Second Genome, Inc., a leader in the development of novel medicines derived from the human microbiome, today announced the presentation of preclinical data and results from a Phase 1 study in healthy volunteers with its lead drug candidate SGM-1019, a P2X7 inhibitor currently being developed for treatment of nonalcoholic steatohepatitis (NASH). SGM-1019 is one of the drugs being developed in the great NASH development race. Currently there are over 60 drugs in various stages of development.
The presentation describes that preclinical studies demonstrate that P2X7, a known activator of the NLRP3 inflammasome, is a key driver of liver inflammation and fibrosis in response to metabolic and chemical liver injury. Additionally, data from the double-blind, placebo-controlled, single and multiple dose escalation Phase 1 study in healthy volunteers show that SGM-1019 was well tolerated and substantially inhibited P2X7 mediated pharmacodynamic responses at all doses tested.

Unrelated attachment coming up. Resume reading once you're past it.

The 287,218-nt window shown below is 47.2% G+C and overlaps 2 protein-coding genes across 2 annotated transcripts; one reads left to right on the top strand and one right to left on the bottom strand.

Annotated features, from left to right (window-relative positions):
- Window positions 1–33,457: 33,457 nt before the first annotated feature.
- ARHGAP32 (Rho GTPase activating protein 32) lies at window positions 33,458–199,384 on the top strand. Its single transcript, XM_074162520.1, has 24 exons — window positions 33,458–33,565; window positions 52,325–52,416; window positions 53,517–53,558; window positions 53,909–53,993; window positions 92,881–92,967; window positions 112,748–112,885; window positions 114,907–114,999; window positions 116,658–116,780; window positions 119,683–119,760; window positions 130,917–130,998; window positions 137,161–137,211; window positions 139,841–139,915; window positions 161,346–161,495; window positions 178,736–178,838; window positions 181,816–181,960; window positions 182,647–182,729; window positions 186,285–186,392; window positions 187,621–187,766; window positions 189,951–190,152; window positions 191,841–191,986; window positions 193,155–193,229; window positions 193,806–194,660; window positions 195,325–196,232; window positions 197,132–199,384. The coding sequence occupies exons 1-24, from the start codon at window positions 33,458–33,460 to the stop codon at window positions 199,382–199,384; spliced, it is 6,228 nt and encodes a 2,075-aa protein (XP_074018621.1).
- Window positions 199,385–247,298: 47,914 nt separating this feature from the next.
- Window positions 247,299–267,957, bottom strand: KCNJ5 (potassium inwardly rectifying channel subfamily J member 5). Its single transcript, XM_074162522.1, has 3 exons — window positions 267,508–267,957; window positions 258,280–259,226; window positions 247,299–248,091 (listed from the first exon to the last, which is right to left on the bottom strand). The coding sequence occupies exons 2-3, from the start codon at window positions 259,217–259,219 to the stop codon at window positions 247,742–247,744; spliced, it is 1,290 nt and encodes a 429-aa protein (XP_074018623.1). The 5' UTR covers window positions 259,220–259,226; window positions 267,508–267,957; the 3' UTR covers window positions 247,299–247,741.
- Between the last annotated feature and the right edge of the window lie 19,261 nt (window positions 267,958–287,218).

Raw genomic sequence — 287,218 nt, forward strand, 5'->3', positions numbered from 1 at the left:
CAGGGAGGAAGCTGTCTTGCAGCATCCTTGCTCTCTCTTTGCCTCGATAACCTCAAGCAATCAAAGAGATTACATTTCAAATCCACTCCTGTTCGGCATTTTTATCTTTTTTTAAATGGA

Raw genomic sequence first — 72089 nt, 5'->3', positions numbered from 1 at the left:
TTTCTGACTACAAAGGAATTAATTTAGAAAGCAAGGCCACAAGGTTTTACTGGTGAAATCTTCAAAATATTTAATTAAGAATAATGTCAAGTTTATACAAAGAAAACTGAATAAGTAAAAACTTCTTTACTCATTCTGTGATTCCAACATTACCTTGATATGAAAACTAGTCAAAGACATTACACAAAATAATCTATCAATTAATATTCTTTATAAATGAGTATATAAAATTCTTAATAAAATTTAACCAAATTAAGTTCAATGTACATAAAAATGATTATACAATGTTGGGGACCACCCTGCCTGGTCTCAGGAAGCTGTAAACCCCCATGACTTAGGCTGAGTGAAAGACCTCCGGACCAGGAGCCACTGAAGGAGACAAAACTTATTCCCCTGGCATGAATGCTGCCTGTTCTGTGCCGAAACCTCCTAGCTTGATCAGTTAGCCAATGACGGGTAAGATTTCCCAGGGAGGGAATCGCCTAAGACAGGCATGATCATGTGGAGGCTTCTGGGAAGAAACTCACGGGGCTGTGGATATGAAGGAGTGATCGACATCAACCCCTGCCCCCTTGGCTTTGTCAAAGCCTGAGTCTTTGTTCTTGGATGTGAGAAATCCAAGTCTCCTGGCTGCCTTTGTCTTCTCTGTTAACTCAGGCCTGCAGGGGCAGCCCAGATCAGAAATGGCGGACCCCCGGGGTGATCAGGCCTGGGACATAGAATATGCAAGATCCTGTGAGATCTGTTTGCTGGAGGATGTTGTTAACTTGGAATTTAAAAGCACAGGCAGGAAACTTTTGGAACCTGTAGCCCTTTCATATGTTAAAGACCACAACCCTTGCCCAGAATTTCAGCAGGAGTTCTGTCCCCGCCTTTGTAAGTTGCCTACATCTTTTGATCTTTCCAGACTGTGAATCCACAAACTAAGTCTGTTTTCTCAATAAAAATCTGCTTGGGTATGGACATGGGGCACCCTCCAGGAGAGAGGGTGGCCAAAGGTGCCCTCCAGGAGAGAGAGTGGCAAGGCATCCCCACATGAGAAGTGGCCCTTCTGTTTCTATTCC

"The safety profile that we observed in healthy volunteers, combined with the anti-fibrotic effects observed across NASH and liver injury models in multiple animal species, provide compelling evidence that SGM-1019 has the characteristics necessary to advance into Phase 2 in NASH," said Matthew McClure, MD, chief medical officer at Second Genome.
NASH prevalence in the US alone is estimated to be well into the millions and growing. It is poised to become the leading cause of liver transplants in 2020. Currently there are no approved medications for treating NASH. Companies with drugs in ph III trials include: Intercept (Ocaliva), Gilead, (Selonsertib), Genfit (Elafibranor), Allergan (Cenicriviroc).
The eventual market for this complex disease is forecast to be $20 billion to $35 billion. Competition to be one of the first to market is fierce.